Cut regulation red tape and let businesses drive energy reduction

Jo Butlin -

For businesses, complying with energy regulation is largely viewed as a costly and time consuming tick box exercise with little connection to energy strategy. Jo Butlin, managing director of Utilyx, argues that the start of a new parliament will be a good time for politicians to simplify energy legislation and let businesses take the lead.

Now the official election campaign has kicked off, the main political parties will, no doubt, have a lot to say about energy. We are all too aware that now is a particularly interesting time for the sector, with a close eye being kept on what will happen with oil prices, but businesses would also like some focus on energy regulation compliance.

The fact is complying with energy legislation has become more and more onerous for businesses in recent years. The latest energy saving regulation, the Energy Savings and Opportunities Scheme (ESOS), which will become obligatory for large companies in December this year, is an example of this.

Whilst ESOS is an opportunity for businesses to reduce energy use and save money if identified measures are implemented, it is largely viewed by business as a duplication of existing schemes. Specifically, ESOS has similar documentation requirements to the Carbon Reduction Commitment (CRC) Energy Efficiency scheme and Mandatory Carbon Reporting (MCR).

It is this ‘layering’ of policies that is making energy compliance overly complicated for businesses.  An idea which has been voiced to me a number of times by senior energy professionals is a ‘one in, one out’ approach; simplifying the regulatory agenda and cutting through the mire of conflicting and contradictory policies.

There is also growing scepticism amongst businesses and organisations as to whether energy compliance policies actually meet the environmental objectives they are designed to address. When the CRC Energy Efficiency scheme was first introduced, the annually published ‘league table’ of the top carbon reducers was designed to drive natural competition between companies and force a focus on carbon reduction. In reality, it became almost immediately apparent that the scheme’s design was very complex which negated its effectiveness. Whilst CRC reporting is still a requirement, it is now effectively a burden rather than an agent for behavioural change. Last year the league table was published with barely a whimper in the market

I believe the nub of the problem is that whilst business’ approach to energy sustainability has evolved significantly over recent years, government policy has not kept pace with this. Energy management is no longer just about meeting green targets but also protecting reputation, reducing energy consumption and above all else making cost savings to improve the bottom line. Business common sense dictates this, not government legislation. So energy regulation compliance is automatically downgraded to a form filling, tick box – and often costly - exercise.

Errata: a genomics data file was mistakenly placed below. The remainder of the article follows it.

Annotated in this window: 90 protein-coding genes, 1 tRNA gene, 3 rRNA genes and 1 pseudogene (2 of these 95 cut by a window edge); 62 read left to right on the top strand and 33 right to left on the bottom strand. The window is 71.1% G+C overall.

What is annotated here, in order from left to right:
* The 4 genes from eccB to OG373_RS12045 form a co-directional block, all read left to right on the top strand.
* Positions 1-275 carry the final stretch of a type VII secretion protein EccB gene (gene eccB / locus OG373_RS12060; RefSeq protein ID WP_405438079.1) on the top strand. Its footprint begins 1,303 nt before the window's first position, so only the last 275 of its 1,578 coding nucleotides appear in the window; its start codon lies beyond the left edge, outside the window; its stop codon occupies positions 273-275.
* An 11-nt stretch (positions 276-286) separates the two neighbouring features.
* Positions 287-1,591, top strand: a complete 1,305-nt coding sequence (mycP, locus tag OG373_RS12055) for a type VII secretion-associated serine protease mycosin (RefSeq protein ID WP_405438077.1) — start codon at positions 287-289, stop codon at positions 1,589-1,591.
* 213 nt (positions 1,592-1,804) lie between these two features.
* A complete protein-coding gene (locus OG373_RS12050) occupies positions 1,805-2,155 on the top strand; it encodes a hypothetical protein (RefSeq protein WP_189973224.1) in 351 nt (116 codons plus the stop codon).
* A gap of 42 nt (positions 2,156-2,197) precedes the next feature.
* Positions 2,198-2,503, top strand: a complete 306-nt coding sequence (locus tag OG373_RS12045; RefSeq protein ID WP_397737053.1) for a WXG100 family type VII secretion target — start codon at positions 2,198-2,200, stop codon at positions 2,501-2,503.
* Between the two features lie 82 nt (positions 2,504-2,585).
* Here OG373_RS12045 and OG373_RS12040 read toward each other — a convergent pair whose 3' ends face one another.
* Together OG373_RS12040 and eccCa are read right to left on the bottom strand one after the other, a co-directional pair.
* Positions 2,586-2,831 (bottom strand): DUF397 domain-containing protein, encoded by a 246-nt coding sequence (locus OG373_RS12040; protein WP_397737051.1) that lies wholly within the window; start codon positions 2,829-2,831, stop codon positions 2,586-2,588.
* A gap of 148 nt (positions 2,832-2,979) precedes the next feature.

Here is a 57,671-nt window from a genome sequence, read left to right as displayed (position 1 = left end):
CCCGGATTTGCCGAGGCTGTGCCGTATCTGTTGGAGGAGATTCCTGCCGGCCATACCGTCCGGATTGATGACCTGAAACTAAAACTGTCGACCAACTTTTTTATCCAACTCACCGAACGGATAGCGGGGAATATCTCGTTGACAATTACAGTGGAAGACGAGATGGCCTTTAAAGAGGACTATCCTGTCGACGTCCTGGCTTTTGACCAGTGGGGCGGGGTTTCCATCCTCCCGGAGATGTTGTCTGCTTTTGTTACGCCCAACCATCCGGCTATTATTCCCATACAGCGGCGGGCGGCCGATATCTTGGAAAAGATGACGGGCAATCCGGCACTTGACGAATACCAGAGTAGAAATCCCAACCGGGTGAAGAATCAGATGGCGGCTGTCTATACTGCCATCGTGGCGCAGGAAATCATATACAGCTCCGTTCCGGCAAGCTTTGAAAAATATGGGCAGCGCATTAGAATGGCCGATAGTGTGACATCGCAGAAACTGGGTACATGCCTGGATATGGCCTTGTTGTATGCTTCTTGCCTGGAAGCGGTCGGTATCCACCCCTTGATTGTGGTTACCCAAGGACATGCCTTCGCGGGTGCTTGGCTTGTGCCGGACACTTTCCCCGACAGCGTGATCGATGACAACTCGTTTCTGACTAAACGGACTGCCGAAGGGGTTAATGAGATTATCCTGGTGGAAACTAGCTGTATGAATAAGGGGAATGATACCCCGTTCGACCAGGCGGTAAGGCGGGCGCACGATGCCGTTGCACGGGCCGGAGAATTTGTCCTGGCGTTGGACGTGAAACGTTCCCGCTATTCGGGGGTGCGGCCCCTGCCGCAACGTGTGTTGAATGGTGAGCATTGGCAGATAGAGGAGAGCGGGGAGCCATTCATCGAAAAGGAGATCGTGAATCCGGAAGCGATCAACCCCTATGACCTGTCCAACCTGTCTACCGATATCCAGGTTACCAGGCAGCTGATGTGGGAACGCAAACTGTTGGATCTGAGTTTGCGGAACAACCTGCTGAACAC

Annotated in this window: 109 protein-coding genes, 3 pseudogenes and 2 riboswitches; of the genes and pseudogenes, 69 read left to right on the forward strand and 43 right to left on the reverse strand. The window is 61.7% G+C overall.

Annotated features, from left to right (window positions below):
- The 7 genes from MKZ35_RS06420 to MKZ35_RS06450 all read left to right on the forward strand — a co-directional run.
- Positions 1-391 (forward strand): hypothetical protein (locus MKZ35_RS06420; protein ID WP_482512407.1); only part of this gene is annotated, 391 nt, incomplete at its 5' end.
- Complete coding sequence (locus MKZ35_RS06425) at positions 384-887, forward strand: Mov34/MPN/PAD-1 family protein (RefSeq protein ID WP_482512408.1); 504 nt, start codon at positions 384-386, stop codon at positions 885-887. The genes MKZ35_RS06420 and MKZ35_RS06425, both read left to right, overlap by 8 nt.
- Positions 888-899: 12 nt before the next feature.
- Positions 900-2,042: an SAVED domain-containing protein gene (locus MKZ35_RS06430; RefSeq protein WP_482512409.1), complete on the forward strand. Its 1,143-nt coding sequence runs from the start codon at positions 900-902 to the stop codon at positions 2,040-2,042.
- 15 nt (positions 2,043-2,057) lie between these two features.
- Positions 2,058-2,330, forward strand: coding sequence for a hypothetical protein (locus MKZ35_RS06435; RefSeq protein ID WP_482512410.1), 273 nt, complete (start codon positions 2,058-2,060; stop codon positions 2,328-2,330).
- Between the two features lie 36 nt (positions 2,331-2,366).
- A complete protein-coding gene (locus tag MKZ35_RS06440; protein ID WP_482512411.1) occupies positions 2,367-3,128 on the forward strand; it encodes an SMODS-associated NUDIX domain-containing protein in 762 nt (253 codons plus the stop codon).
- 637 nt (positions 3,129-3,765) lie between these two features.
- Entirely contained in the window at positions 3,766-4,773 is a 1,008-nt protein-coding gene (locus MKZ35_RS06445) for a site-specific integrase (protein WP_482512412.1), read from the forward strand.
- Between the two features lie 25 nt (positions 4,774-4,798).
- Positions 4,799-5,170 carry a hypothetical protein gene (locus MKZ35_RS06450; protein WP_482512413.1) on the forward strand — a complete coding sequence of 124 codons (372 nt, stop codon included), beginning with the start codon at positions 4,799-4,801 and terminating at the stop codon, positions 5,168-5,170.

For example many of the schemes from ESOS to MCR will require that an organisation conducts an energy audit leading to potential duplication of effort as the requirements of each differ. But businesses today are getting more and more sophisticated about reducing energy consumption such that audits are just the starting point. Business is ahead of the game in so many ways.

At the same time the government has been more and more interventionist in the operation of the energy market. The central driver for this has been the introduction of regulation to support Electricity Market Reform (EMR). EMR has taken some time to come into force. The bones of EMR were developed when Labour was last in power and the Coalition has developed the policy and implemented the legislation.

economy – have come under increased scrutiny. A worldwide crash in oil prices, cheap gas as Far East demand slows and a surge of US shale supplies have created a completely different climate. It seems that market forces and the world economy move too quickly for energy policy to be directed from central government.

So the bigger question is whether this experience exposes the need for a different model? One that is able to respond quickly to market changes and to world developments. We may be an island but energy is part of a world economy.

An approach which enables market forces to drive investment, low prices and innovation, without being held back by the slow wheels of policy development, would certainly win a few votes in British industry.